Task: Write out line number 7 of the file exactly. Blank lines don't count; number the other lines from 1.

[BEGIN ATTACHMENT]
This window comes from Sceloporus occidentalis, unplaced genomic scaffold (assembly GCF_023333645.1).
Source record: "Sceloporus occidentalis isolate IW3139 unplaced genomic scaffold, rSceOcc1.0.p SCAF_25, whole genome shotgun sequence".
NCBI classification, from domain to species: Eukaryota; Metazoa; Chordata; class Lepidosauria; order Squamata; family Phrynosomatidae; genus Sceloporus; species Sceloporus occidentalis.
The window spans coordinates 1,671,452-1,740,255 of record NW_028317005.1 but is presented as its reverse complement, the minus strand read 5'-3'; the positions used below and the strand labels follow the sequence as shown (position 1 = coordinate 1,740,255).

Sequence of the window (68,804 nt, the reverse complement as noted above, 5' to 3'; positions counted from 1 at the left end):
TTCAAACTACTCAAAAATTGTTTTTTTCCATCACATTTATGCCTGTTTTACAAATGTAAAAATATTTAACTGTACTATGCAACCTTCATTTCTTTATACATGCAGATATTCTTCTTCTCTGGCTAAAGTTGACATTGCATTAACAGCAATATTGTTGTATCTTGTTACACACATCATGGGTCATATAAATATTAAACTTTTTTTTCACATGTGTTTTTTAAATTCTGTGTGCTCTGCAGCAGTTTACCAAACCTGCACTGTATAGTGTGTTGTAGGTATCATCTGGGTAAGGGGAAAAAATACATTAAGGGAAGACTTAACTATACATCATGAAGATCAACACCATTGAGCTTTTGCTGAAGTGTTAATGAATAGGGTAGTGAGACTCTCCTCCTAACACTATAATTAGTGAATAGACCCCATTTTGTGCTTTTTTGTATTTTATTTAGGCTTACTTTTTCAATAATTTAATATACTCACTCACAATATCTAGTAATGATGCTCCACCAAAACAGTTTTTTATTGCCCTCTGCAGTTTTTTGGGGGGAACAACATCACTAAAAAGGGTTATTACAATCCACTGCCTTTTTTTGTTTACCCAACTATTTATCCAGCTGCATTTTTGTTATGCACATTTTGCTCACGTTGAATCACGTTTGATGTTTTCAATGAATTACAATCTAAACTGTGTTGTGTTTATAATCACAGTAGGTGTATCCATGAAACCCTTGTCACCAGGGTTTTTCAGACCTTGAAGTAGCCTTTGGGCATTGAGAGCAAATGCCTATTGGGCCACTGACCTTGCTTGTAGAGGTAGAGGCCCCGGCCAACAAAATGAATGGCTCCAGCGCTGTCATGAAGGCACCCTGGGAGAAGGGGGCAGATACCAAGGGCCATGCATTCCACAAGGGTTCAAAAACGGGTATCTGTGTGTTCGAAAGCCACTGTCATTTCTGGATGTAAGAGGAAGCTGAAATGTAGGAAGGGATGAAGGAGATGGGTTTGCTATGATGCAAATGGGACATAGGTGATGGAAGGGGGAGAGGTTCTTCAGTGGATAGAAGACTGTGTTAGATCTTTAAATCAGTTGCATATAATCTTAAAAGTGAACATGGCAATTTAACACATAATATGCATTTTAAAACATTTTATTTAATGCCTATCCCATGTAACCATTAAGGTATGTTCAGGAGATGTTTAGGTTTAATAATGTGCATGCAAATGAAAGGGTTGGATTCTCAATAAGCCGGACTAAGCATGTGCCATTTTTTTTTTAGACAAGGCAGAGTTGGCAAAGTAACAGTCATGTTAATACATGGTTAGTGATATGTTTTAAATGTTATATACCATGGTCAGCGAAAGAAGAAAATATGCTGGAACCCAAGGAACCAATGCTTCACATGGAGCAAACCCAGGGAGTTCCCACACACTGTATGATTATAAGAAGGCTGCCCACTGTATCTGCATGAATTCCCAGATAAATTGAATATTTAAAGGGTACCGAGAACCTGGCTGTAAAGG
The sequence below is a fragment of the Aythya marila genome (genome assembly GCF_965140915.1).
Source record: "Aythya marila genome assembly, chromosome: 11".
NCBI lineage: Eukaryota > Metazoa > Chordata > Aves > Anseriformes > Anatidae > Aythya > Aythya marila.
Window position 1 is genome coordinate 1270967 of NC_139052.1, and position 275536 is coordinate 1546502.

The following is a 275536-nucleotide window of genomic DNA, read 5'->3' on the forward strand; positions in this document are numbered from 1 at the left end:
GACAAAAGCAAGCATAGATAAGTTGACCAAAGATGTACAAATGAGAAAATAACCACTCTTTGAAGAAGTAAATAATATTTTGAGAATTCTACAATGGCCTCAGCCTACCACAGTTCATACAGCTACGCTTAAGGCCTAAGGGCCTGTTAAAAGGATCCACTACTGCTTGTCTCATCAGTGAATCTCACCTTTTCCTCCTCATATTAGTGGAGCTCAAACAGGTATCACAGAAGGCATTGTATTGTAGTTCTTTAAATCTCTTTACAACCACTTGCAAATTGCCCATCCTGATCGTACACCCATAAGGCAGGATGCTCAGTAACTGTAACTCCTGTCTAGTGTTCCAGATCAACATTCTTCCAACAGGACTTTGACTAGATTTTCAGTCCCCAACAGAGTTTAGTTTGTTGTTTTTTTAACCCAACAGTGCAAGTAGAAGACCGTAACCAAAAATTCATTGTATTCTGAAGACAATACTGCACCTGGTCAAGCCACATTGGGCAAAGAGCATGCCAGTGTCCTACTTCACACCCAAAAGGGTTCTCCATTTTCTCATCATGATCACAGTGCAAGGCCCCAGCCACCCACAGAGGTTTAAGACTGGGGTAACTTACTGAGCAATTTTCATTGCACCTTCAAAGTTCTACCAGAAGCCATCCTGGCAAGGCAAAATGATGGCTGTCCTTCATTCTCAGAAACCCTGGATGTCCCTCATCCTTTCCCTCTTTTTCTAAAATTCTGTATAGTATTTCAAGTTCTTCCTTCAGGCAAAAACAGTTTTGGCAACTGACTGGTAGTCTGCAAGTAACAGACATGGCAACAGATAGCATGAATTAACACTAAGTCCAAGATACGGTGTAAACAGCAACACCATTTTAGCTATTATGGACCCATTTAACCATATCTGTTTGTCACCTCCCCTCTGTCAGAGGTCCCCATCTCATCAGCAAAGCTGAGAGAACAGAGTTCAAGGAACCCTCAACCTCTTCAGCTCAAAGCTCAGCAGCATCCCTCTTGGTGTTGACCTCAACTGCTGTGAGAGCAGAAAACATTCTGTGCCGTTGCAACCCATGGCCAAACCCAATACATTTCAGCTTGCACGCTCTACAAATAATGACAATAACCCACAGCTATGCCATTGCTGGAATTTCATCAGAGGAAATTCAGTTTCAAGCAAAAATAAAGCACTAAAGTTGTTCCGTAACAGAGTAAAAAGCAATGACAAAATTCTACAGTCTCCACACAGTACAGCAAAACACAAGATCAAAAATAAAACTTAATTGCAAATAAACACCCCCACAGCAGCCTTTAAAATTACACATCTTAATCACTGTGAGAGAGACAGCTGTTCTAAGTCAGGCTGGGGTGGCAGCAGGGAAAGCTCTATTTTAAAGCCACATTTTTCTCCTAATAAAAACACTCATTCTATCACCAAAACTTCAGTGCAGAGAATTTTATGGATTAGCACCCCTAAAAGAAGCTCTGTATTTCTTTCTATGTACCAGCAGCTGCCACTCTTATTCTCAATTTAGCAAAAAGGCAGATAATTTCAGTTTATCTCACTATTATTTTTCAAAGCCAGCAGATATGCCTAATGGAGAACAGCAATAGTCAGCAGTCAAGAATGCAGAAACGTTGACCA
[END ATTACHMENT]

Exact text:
The sequence below is a fragment of the Aythya marila genome (genome assembly GCF_965140915.1).